The man who famously put aside his Big Mac to help rescue three women held captive in a Cleveland house for over a decade has signed a contract to publish his memoirs.
CLEVELAND - Though not mentioning him by name Cleveland Police Detective Andrew Harasimchuk backed up Charles Ramsey's account of what happened the night three women rescued May 6 from Ariel Castro's Seymour Avenue home.
Ramsey catapulted to internet fame after his live interview on NewsChannel5 went viral and spawned the equally popular autotune "Dead Giveaway." Another neighbor who lived across the street told NewsChannel5 that he in fact was first to respond, saying Ramsey arrived after Amanda Berry was out.
While testifying at Castro's sentencing Thursday, Det. Harasimchuk was asked to relay what Berry told him that night about her escape on May 6.
He said once she made the decision to try to make a break for it, "She was able to open the main door of the home, then the storm door. The screen door was locked and she couldn't open it."
"She began banging on the glass and calling for help. At this time a man and a woman from across the street (believed to be Angel Cordero) came to Ariel Castro's yard and while there in the yard, a man from next door (believed to be Charles Ramsey) also came over and was up on the porch and began telling Amanda to kick out the bottom panel of the door.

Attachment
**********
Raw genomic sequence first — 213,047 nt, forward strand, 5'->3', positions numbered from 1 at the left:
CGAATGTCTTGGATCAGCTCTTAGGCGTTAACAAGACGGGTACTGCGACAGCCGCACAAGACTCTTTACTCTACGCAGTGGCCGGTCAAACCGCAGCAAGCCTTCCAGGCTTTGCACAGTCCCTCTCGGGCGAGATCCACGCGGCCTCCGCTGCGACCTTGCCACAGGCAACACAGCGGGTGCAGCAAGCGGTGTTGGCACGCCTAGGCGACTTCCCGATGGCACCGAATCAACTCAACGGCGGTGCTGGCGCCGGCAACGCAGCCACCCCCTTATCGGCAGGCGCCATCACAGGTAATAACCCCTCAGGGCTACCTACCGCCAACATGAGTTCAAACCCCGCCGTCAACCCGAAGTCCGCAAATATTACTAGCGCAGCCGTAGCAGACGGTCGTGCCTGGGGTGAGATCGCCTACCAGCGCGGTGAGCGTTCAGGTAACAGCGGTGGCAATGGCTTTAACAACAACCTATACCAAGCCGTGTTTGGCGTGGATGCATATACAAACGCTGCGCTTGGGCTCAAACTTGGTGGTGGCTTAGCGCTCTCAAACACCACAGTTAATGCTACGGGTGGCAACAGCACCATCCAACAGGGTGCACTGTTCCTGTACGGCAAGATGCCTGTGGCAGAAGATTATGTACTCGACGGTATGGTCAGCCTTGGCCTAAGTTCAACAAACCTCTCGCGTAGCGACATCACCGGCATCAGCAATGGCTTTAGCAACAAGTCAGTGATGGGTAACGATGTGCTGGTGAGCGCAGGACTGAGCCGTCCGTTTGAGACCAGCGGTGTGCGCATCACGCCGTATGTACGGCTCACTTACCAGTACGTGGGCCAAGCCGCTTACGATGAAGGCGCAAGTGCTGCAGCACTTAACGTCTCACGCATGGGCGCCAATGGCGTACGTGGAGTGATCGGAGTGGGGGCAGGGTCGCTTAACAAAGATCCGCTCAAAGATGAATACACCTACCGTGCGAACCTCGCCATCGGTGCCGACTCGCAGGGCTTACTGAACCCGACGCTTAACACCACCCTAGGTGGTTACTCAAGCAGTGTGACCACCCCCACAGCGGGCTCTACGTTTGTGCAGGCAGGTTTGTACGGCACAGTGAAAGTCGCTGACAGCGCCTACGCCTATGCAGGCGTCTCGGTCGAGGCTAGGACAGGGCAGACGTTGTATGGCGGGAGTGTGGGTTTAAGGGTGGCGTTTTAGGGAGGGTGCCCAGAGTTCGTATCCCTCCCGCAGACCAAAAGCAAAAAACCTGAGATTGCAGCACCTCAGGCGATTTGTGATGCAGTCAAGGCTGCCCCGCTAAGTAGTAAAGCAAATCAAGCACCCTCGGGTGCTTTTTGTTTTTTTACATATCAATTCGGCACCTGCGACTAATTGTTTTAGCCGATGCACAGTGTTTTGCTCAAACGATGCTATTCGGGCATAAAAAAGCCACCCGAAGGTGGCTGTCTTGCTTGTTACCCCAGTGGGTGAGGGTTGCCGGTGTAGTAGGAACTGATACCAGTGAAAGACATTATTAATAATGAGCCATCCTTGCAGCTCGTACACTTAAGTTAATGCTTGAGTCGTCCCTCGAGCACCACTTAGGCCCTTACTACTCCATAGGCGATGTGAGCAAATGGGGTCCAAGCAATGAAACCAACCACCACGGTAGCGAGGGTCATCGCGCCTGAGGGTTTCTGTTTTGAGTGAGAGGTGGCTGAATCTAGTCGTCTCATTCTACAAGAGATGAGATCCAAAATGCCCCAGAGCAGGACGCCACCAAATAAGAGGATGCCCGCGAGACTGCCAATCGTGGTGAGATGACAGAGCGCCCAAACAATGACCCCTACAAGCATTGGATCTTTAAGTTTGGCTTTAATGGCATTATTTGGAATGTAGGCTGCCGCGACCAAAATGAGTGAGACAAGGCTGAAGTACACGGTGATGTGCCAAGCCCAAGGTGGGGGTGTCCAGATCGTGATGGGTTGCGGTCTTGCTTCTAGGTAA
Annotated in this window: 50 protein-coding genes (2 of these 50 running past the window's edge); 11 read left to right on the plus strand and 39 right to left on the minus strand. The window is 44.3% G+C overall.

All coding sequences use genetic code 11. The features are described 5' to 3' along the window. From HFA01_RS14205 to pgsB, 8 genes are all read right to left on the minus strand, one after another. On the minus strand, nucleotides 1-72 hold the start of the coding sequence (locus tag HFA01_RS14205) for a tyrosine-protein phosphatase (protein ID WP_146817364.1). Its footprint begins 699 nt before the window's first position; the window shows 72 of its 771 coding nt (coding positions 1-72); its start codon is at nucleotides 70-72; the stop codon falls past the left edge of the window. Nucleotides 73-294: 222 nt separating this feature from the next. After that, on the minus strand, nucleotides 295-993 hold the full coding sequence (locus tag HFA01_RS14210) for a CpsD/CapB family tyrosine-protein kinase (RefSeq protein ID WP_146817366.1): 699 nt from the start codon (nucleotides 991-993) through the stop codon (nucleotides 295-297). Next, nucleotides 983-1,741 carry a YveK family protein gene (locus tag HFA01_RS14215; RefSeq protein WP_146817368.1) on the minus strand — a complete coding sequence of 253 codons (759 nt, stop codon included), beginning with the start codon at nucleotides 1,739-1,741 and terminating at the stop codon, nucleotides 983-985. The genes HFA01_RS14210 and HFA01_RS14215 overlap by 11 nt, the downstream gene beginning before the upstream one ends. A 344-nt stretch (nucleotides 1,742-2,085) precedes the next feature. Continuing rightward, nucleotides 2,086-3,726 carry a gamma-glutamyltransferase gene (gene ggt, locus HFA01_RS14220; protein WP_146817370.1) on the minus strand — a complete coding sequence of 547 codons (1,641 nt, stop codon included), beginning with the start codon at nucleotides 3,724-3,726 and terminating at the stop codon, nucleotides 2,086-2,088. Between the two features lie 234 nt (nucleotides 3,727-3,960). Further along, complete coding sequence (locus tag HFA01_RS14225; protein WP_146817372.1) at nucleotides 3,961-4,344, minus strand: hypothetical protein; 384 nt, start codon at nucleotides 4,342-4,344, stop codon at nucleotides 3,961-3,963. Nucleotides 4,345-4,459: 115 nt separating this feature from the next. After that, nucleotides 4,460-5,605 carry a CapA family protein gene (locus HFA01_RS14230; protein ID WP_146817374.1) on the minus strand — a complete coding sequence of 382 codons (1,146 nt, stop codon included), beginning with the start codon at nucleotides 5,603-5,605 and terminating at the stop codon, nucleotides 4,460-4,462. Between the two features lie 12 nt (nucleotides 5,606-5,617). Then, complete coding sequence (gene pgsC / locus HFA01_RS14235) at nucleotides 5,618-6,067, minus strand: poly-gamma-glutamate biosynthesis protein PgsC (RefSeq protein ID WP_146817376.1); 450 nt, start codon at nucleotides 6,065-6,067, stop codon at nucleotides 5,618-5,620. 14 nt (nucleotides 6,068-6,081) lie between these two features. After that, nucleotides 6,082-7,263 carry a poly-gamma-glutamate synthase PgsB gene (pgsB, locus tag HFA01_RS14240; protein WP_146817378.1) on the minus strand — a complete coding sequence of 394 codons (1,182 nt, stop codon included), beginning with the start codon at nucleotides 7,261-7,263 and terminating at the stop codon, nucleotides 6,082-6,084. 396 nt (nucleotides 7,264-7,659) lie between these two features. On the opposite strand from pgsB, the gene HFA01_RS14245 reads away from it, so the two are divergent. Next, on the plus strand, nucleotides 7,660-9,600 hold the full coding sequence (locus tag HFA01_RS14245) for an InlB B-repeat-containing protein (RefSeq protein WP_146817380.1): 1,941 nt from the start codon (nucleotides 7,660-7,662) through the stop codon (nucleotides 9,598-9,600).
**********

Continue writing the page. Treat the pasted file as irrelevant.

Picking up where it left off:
"After several kicks to the door panel, she was able to get the door panel open and then she crawled out through the door panel with her daughter," Harasimchuk said.
Ramsey and Cordero had offered differing versions of who was the first to help that night. Without Berry speaking herself, this was the first insight into her version of events that evening.
Much has been made over the last three months over who rescued Amanda Berry, Gina DeJesus and Michelle Knight from the Seymour Avenue home of Ariel Castro.
Cleveland hero Charles Ramsey took a moment to pose for a quick picture with two Cleveland Browns players out and about this week.
The man who's making his rounds as one of the heroes who rescued three Cleveland women from captivity is condemning a video game made in his likeness.
Cleveland's own hero Charles Ramsey is being honored with a statue in his likeness in Kentucky and we're now seeing what his bust will look like.
The man who famously put down his Big Mac to help rescue three women held captive for a decade on Cleveland's west side will be getting free McDonald's for a year.
In the latest twist in the whirlwind world of Charles Ramsey, the Cleveland dishwasher-turned-Internet superstar to be presented with his own statue Friday in Kentucky.
One of the men who made the international spotlight for his role in rescuing three women from captivity at a Cleveland home is apparently now on tour.
The man who famously put down his Big Mac to help rescue three women held captive for a decade in a Cleveland house will never have to pay for another burger in his hometown.
Following last week's tweet by Hodge's, a downtown Cleveland restaurant, of an image of their new "Cleveland's Hero Charles Ramsey," a west side promotion company said they are near their target amount of online orders to start production.